(Strasbourg, France 26th February, 2007) -- The European launch of International Polar Year (IPY) 2007-2008 marks the commencement of the largest and most ambitious internationally-coordinated scientific effort for half a century.
Policy makers and leading scientists from various fields are gathering at the European Parliament in Strasbourg to discuss how the international scientific community will work together during IPY, to address the serious global threat of climate change, and explain why polar science is crucial to understanding how our world works.
The polar regions are vital arenas for science, foreign policy, trade, energy and security, said Professor Carlo-Alberto Ricci, Chairman of the European Polar Board, at the launch event, which is funded by the European Science Foundation (ESF). International Polar Year is a once-in-a-lifetime opportunity for Europe to deepen and broaden international partnerships and create trust and mutual understanding through political and scientific dialogue.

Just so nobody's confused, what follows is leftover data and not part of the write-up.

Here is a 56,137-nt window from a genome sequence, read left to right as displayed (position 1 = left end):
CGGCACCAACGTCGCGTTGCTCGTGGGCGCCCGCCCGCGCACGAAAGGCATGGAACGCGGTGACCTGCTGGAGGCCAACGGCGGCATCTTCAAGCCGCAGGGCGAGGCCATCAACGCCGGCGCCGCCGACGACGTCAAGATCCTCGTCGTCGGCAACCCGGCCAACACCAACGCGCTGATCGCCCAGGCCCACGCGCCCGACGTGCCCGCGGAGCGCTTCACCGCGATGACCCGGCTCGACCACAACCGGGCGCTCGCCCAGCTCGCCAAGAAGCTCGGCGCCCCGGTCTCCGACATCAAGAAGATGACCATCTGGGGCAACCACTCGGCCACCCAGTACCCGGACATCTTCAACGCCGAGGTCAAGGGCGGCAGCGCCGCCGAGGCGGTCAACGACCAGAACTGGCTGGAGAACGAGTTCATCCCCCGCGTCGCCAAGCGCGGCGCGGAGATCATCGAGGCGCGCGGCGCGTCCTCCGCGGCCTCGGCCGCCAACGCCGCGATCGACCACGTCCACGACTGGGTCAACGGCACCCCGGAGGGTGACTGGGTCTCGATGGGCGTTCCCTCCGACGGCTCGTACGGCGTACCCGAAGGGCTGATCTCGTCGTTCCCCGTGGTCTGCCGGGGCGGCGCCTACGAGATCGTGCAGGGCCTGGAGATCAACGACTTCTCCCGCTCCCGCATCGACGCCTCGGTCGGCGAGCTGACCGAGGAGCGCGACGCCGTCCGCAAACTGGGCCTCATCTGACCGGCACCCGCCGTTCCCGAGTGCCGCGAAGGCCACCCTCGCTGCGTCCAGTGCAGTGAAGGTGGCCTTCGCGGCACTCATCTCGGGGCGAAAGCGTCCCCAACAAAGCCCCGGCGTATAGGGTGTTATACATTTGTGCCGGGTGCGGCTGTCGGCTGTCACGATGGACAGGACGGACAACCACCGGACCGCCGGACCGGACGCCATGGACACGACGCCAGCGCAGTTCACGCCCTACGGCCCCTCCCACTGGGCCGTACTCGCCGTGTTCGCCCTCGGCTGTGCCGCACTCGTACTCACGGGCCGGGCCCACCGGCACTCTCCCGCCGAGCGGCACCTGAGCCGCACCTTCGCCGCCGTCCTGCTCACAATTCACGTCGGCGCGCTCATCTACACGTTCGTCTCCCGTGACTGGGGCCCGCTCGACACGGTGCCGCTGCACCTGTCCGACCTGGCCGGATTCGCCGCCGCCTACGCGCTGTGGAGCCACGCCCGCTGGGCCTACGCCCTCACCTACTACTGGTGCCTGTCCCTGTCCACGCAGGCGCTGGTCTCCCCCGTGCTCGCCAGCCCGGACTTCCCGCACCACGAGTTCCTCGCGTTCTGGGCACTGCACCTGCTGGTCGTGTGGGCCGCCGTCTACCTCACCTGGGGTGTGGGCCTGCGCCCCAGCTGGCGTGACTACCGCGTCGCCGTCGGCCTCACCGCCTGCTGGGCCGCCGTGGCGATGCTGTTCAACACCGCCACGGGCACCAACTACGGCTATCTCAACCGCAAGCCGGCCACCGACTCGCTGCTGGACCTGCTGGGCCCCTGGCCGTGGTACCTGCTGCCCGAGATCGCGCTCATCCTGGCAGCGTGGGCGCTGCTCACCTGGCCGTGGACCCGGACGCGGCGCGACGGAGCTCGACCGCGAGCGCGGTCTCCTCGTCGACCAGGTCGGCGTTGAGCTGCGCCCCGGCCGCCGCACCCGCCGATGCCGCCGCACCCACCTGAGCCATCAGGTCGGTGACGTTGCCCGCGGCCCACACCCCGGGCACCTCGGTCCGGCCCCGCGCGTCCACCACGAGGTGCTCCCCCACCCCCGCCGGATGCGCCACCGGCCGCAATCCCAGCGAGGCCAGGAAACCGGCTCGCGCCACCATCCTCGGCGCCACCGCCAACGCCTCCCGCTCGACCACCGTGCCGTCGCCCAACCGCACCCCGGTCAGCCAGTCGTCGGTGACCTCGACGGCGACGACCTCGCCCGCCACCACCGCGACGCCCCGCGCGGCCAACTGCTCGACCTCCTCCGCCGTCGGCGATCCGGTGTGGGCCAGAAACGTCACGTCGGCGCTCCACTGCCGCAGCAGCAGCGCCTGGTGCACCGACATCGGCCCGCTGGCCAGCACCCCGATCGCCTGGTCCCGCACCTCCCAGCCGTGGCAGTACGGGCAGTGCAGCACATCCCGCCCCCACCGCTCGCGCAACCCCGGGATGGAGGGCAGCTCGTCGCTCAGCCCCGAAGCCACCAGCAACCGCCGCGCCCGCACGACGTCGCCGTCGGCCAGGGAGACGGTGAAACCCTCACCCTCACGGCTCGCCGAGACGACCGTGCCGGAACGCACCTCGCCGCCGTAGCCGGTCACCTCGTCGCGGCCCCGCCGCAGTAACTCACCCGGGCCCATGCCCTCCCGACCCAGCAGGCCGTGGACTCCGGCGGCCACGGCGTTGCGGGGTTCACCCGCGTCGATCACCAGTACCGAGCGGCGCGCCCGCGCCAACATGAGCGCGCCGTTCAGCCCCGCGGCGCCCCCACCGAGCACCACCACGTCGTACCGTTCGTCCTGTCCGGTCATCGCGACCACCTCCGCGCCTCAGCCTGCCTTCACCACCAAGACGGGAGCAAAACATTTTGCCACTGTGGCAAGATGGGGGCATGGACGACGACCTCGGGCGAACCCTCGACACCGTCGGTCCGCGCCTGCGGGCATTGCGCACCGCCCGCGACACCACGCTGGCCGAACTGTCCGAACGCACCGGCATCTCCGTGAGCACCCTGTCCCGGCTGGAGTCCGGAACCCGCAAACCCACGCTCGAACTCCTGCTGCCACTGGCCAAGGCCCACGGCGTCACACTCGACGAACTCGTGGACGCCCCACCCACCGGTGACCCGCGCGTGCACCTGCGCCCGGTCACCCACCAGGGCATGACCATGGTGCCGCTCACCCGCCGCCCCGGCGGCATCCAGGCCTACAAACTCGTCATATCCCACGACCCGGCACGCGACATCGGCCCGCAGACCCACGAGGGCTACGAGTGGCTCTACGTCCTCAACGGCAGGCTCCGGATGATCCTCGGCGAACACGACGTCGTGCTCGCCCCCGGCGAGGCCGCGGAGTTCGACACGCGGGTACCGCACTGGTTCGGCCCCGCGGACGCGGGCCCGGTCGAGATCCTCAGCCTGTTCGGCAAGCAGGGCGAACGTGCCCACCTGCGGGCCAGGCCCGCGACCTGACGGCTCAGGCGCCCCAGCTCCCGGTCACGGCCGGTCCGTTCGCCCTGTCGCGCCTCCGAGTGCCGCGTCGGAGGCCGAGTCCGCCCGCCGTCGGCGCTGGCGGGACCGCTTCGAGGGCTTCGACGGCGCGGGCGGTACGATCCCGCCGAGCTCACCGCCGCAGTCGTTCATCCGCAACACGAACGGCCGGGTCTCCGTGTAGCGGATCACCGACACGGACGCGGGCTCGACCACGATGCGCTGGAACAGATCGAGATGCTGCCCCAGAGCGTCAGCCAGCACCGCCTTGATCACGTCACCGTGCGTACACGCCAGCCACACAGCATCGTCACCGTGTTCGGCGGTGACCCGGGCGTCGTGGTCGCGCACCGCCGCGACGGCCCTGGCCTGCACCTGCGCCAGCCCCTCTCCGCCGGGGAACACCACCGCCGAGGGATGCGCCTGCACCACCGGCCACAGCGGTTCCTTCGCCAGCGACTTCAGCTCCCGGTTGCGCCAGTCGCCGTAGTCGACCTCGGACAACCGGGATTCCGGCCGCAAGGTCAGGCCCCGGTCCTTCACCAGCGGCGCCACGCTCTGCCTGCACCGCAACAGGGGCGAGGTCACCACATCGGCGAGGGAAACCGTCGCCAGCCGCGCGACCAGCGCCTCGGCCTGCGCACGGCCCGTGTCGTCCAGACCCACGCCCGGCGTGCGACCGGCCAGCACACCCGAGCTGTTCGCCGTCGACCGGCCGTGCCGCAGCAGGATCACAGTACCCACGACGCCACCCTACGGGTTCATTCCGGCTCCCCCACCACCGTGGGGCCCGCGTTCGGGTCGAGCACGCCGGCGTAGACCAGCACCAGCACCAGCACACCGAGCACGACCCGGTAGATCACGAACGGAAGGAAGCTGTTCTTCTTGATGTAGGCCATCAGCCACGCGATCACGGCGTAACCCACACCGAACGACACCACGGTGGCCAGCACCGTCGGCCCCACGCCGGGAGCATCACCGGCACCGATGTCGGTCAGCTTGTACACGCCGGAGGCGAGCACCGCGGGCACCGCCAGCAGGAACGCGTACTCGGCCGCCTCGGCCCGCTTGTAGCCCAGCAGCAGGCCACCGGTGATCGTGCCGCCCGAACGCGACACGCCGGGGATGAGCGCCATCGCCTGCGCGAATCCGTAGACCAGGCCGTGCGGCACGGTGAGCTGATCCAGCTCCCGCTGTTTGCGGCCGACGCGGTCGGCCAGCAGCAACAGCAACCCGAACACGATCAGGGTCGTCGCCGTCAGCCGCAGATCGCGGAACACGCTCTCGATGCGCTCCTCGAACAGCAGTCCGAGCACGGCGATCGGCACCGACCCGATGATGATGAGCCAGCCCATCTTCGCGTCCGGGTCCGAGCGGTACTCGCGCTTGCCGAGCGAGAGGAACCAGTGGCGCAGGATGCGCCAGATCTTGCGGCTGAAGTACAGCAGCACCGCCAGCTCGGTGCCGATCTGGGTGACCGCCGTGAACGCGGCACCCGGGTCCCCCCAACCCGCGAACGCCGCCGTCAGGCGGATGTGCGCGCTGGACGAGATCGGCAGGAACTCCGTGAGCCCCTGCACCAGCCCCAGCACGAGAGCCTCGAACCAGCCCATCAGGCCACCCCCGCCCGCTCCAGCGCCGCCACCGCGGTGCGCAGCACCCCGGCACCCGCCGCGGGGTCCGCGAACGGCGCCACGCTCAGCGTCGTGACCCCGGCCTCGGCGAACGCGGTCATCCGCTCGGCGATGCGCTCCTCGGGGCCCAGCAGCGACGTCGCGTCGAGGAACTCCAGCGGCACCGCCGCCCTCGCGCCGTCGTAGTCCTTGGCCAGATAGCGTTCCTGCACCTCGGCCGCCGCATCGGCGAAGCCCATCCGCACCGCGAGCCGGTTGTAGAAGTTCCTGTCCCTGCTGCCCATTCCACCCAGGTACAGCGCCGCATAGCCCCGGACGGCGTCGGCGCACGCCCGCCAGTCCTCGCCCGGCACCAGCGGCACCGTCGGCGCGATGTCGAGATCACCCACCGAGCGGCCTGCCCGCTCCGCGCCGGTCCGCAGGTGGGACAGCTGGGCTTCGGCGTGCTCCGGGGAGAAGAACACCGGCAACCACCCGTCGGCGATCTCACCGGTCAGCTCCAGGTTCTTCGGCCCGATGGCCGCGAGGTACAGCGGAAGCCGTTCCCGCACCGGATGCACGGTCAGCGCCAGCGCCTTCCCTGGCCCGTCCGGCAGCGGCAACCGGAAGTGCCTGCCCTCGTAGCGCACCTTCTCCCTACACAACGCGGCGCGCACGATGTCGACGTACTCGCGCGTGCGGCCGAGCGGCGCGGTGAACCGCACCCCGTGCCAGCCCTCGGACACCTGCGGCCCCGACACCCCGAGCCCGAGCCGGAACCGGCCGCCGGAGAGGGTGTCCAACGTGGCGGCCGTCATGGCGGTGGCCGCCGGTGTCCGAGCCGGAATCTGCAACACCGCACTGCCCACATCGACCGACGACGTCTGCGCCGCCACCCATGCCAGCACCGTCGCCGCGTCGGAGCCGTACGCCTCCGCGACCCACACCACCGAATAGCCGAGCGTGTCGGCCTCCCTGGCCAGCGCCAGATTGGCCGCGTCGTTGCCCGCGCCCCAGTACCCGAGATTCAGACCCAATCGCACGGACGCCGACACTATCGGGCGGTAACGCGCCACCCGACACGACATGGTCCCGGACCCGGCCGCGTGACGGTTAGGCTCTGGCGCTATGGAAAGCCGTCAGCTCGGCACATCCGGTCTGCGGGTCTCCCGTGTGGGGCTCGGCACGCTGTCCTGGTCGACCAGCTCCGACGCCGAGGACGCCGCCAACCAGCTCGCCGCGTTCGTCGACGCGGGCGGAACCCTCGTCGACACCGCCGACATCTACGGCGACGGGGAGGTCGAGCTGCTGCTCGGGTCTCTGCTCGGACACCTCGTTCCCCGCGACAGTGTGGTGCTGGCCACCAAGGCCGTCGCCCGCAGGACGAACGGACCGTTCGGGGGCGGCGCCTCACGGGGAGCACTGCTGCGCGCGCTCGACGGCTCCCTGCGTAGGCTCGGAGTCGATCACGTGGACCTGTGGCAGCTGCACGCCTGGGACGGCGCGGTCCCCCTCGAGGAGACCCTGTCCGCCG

Europe is playing a leading role in IPY, which involves around 50,000 people from more than 60 nations. The continent has invested more than 200 million in most of IPYs 228 projects, and is contributing in research fields ranging from marine, space, and environmental sciences to medicine, humanities and social sciences. During IPY, European researchers will seek answers to some of the most important scientific questions facing our planet and set the agenda for future polar science.
According to Dr John Marks, Director of Science and Strategy at the ESF: The strong European contribution to International Polar Year is an outstanding example of how countries can work together in pursuit of extraordinary political, scientific and social outcomes that will be crucial for the next generation.
At a time when climate change is being debated at the highest political levels, and its social and economic effects are being felt i
Contact: Thomas Lau
European Science Foundation